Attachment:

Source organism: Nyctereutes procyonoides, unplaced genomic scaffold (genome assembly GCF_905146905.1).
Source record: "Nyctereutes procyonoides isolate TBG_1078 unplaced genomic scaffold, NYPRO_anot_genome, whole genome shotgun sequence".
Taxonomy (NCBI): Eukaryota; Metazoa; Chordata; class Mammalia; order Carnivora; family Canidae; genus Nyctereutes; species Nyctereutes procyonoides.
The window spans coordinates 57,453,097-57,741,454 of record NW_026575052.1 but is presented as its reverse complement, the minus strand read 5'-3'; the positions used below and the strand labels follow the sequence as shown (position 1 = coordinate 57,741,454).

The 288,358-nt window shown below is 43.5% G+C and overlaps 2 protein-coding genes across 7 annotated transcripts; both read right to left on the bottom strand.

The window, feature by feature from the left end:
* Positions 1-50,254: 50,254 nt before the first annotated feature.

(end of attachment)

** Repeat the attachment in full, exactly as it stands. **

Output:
Source organism: Nyctereutes procyonoides, unplaced genomic scaffold (genome assembly GCF_905146905.1).
Source record: "Nyctereutes procyonoides isolate TBG_1078 unplaced genomic scaffold, NYPRO_anot_genome, whole genome shotgun sequence".
Taxonomy (NCBI): Eukaryota; Metazoa; Chordata; class Mammalia; order Carnivora; family Canidae; genus Nyctereutes; species Nyctereutes procyonoides.
The window spans coordinates 57,453,097-57,741,454 of record NW_026575052.1 but is presented as its reverse complement, the minus strand read 5'-3'; the positions used below and the strand labels follow the sequence as shown (position 1 = coordinate 57,741,454).

The 288,358-nt window shown below is 43.5% G+C and overlaps 2 protein-coding genes across 7 annotated transcripts; both read right to left on the bottom strand.

The window, feature by feature from the left end:
* Positions 1-50,254: 50,254 nt before the first annotated feature.